Researchers have developed sensors that are capable of detecting low concentrations of liquefied petroleum gas1. These sensors could potentially be used for detecting liquefied petroleum gas in both indoor and outdoor environments.

Although sensors based on porous thin films can trap gas molecules, the low surface area of thin films produced from nanowires reduces their ability to capture gas molecules. One way to overcome this problem is to use thin films containing aligned nanorods, since they have larger surface areas than nanowire-based films.

The researchers fabricated sensors based on two types of zinc ferrite thin films: one with mixed-shaped nanorods and the other with vertically aligned nanorods. They then tested the efficacy of these thin-film-based sensors in detecting liquefied petroleum gas at room temperature.

The researchers found that the sensor with vertically aligned nanorods trapped and detected molecules of liquefied petroleum gas more efficiently than the sensor with mixed-shaped nanorods. They attributed this enhanced response of the sensor with vertically aligned nanorods to its open porous network of nanorods, which gives the sensor a greater surface area for capturing and reacting with gas molecules. The gas molecules attached to the surfaces of the sensors by forming chemical bonds and through weak forces such electrostatic attraction.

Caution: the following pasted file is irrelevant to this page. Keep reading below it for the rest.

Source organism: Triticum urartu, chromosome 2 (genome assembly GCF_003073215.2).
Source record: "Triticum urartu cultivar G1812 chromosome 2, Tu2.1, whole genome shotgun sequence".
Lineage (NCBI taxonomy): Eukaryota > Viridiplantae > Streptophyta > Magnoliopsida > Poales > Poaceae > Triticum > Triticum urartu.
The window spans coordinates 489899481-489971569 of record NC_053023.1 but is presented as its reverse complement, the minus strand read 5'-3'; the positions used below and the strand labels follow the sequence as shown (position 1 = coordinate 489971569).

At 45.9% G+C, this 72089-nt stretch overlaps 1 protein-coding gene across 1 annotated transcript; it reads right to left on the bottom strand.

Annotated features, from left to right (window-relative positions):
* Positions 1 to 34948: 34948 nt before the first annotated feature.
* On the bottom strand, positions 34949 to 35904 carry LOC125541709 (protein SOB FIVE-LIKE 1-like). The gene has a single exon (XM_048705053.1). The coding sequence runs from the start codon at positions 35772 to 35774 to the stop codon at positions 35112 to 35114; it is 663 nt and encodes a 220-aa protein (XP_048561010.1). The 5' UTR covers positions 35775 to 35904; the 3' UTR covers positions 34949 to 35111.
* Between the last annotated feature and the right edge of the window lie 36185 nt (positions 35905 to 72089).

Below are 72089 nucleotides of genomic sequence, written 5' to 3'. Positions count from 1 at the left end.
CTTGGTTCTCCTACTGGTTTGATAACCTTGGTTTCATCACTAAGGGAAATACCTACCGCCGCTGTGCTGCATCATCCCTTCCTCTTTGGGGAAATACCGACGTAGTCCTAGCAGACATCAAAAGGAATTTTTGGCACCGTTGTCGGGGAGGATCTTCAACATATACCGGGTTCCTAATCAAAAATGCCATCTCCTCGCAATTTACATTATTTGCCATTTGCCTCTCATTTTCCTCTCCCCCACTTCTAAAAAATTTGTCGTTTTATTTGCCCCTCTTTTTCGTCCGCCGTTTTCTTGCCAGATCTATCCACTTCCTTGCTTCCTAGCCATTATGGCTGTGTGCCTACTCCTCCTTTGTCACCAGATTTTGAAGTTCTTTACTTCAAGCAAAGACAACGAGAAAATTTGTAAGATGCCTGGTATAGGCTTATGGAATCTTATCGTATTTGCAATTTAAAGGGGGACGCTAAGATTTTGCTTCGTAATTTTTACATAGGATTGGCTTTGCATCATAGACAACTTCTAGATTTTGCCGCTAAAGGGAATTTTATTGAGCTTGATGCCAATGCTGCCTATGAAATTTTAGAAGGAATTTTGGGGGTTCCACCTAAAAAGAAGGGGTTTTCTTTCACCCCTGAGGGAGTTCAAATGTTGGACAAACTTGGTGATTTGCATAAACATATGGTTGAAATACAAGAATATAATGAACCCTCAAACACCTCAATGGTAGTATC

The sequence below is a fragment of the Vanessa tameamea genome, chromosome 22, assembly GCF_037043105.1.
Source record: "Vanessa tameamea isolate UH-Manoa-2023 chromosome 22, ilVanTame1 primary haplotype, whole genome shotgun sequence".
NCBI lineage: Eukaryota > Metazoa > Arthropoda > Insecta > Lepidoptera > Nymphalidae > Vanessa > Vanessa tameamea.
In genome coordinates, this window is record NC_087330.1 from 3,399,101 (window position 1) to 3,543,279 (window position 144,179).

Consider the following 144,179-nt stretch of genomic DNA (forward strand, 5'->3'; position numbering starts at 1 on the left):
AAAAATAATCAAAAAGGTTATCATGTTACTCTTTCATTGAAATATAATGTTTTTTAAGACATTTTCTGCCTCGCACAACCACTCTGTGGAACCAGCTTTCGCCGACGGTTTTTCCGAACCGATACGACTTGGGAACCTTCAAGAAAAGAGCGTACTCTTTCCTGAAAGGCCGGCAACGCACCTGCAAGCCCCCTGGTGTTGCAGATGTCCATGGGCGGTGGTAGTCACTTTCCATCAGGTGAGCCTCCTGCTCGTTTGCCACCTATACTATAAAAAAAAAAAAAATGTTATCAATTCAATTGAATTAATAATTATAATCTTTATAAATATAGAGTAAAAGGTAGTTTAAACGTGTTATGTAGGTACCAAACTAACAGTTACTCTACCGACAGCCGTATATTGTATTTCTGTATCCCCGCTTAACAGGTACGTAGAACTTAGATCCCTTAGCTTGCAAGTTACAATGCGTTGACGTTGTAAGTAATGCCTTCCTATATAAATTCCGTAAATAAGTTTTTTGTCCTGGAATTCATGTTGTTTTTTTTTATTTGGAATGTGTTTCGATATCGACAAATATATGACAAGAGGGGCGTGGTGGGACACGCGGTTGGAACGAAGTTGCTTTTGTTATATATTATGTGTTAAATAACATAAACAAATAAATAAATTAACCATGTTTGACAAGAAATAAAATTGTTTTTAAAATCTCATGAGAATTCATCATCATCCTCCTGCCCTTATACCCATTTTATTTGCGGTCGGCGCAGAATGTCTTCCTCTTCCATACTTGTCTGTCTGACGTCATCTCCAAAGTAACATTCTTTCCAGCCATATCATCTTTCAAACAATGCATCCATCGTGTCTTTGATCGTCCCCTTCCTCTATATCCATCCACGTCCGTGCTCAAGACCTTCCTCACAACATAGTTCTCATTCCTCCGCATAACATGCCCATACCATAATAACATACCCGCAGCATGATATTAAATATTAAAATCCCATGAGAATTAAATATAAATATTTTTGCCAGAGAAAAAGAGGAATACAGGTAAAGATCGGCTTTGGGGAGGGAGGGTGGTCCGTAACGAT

The sensor with vertically aligned nanorods retained its ability to detect gas molecules even three months after fabrication, indicating its stability and reliability.

“The study results demonstrate that the sensor with vertically aligned nanorods are promising for developing cheap and high-performance sensors for liquefied petroleum gas,” says Satyendra Singh, lead author of the study.